Kid For Success, of the generation above them making adulthood look so bleak and unenticing. Do you sometimes, in the quiet of your own mind, resolve that you won’t do it like me? That you might not bother with any of it? Have you realised before I have that it can’t be done all at once, all at the same time? Backlashes are, after all, your generational obligation.
But I’m your mother, which means I want you to have it all. All the rich, messy, delicious, hilarious, salty, exhilarating things that adulthood has to offer. Because I forgot to say it so far, let me say it now. Let me amend this mistake. Adulthood is amazing. Yes, there’s laddered tights before a job interview, having to spend actual real dollars on car tyres and letting a toddler vomit into your held-out new Alexander Wang jumper in lieu of a more suitable vessel in lunging distance. But guess what else there is…
There is falling in love. You are 12 and obligated still to cover your eyes and scream, “Ew, is it finished?” when anyone does kissing on TV, but just wait. One day, you’ll meet someone who feels like the bit of you that’s been missing this entire time. Thinking about this person, seeing them, accidentally touching elbows with them after successfully orchestrating the arrangement of chairs so that you end up seated beside each other, will set off the sort of charge in your body that could kill a small animal.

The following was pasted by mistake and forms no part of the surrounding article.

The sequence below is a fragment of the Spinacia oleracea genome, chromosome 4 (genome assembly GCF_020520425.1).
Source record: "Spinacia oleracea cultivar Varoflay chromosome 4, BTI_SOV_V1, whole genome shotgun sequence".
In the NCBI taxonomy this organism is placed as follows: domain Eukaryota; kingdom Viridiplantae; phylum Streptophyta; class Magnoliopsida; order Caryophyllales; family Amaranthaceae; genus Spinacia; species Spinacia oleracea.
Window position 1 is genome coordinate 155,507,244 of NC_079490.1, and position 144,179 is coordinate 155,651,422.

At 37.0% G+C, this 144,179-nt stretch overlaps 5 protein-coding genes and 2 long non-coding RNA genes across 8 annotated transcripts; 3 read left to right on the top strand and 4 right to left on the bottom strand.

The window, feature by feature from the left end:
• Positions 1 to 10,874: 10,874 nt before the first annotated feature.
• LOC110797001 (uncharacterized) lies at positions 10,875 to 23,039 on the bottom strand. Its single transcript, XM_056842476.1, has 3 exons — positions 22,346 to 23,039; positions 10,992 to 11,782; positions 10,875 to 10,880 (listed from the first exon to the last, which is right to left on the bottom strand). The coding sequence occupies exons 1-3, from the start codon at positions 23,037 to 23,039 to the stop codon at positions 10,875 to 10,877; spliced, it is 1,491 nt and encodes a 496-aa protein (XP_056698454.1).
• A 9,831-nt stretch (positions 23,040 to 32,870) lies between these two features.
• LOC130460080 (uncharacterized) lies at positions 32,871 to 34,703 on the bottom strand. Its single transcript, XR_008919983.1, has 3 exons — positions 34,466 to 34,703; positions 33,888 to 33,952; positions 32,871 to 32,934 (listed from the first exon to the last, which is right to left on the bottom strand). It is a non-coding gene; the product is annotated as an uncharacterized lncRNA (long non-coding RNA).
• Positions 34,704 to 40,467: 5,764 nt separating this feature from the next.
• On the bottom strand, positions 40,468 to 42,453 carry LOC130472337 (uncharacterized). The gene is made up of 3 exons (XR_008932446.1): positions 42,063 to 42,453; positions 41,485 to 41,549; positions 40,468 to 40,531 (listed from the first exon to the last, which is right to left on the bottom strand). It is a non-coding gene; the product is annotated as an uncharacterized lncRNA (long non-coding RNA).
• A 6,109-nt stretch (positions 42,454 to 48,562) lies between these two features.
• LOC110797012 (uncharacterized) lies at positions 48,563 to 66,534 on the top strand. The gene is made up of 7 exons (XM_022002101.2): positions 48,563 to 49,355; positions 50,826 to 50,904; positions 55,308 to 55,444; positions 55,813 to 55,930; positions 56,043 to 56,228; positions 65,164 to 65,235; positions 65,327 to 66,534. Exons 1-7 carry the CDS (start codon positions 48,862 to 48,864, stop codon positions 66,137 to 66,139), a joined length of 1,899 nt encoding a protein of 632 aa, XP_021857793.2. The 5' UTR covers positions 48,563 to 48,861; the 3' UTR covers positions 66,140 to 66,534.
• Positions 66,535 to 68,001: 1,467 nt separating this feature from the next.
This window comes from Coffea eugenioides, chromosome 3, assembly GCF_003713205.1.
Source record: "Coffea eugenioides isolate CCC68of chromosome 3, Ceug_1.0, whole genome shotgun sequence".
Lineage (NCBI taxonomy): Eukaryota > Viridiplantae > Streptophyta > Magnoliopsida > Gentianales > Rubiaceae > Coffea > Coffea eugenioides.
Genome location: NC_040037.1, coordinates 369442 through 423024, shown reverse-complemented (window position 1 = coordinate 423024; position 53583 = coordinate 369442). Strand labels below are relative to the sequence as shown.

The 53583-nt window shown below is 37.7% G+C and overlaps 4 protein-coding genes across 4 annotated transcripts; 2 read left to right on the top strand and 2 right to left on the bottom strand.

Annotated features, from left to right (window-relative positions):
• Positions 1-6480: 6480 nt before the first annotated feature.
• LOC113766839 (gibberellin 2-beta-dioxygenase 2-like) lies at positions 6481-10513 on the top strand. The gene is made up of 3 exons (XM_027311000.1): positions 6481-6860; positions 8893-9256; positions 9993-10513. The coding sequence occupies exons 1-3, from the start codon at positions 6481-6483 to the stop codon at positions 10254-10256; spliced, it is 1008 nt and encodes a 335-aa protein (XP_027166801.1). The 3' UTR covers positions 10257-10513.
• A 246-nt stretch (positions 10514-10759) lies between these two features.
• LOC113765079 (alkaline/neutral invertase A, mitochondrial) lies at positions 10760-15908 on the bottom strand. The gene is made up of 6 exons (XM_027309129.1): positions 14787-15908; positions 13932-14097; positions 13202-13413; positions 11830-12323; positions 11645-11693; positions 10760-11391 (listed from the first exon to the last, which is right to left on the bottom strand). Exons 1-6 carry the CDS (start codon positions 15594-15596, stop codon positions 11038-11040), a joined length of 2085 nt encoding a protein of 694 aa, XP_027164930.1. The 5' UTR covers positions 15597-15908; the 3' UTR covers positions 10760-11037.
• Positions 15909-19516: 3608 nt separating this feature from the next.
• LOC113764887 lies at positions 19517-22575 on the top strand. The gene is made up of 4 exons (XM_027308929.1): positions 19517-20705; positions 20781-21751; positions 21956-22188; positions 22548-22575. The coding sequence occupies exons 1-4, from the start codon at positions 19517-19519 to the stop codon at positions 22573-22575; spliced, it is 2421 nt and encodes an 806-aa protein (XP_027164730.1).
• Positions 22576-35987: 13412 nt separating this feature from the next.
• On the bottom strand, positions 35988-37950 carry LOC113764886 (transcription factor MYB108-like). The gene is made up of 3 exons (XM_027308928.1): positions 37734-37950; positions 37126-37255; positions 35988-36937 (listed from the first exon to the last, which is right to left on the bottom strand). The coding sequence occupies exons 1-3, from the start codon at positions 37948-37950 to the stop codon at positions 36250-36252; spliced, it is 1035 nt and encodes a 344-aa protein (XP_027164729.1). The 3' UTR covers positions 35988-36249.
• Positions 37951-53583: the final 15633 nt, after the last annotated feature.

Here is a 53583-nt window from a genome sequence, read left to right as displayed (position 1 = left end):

And if it turns out that person has been working chairs the same way so as to be near you, and if they turn out to be kind and gentle and funny, together you’ll decide, quite ambitiously and grandly and stunningly, that you might just spend every day of the rest of your lives together. And there it is, there’s home. You’ve found it. And it’s amazing.
For a time, too, you’ll be alone and discover how deeply admirable that is. To be someone who can discover Buenos Aires by themselves, or buy a flat without a stick of help, who can put together an IKEA Expedit you dragged home in a taxi and still make dinner for six the very same night. And if you choose to one day, you’ll get to stop the rotation of the earth itself for a few moments. Because you’ll have a baby and when they’re handed to you, the entire planet will stop moving. You did that! When you run the side of your thumb along their tiny arm, barely able to feel the skin for it being so soft, when you feel their life force connecting to you for their first sustenance, take just one second to notice how perfect you just made everything. Then ring your friends. They’ll have been up all night waiting to hear.